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Orange County Premises Liability Law Blog

Falling objects cause injury at apartment building

Whether for cost or convenience, apartments serve as homes to numerous Californians. Those who choose to utilize the benefits of apartment rentals depend on the property owners and staff to keep the buildings and common areas safe for residents. Unfortunately, injuries do happen at these complexes, which leads to the question of who is at fault. This question is undoubtedly being asked by residents of an apartment building in another state, after falling objects from a chimney collapse injured two and required the evacuation of all other tenants.

Several fire department crews and emergency responders were called to an apartment complex after receiving a traumatic injury call. Upon arriving at the complex, fire crews found an adult woman and female child with injuries. The injuries were believed to have been caused by falling debris from a collapsed chimney. It is unknown if either victim was transported to a hospital for treatment.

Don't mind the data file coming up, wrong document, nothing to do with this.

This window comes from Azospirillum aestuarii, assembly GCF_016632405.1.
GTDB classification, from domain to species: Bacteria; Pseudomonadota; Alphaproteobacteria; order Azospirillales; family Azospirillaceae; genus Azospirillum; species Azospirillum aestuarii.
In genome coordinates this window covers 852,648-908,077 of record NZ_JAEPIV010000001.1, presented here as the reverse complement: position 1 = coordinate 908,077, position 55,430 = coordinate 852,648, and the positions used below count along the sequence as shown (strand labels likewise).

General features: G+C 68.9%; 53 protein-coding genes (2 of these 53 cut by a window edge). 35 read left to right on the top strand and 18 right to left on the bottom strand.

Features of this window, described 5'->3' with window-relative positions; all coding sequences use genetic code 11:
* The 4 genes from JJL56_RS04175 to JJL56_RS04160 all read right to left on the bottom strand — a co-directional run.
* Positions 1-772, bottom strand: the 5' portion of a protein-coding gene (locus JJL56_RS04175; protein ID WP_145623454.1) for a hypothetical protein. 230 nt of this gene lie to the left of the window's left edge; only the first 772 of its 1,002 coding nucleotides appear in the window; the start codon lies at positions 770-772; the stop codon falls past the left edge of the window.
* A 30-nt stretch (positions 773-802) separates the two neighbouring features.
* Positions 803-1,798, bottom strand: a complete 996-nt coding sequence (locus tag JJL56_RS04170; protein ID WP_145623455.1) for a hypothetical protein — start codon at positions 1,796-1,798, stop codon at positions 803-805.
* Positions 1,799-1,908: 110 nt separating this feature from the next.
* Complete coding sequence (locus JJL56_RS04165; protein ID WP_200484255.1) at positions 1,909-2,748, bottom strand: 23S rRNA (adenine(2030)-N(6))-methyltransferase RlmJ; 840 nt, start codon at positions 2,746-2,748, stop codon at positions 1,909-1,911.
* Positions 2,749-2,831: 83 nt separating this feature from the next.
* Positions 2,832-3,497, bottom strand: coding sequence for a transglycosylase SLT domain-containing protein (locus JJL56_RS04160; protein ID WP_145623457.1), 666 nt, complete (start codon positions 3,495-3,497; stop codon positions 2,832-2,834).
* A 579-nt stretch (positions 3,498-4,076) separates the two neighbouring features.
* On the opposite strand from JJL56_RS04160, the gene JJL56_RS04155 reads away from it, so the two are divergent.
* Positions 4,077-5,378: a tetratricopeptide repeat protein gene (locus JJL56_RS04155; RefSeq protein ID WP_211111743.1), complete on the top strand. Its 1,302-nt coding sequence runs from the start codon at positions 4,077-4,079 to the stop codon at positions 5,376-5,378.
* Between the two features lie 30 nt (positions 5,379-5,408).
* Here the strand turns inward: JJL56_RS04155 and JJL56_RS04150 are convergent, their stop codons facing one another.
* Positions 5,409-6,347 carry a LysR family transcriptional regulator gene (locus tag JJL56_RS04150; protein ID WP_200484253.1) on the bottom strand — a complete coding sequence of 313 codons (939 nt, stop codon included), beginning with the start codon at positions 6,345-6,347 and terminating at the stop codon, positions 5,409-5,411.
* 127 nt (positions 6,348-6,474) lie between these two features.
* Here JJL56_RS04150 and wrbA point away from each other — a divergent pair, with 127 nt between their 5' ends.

Man sues hospital in slip and fall injury

Hospital staff should be trained to properly take care of patients. In California, this means making sure that the hospital is clear of any dangerous obstacles or at least to post the proper signs warning patients and visitors of obstacles, such as a wet floor. However, it seems that one hospital may have neglected to do this, which has reportedly caused a slip and fall injury.

The accident happened when a hospital’s wet floor allegedly caused the man to slip one day in mid-June 2013. The puddle of water was at the front of the sink in the dining area of the hospital. The sink was adjacent to an ice machine at the acute ward of the hospital. The patient sued the hospital in court in mid-June 2014.

Possibility of hotel injury could be a concern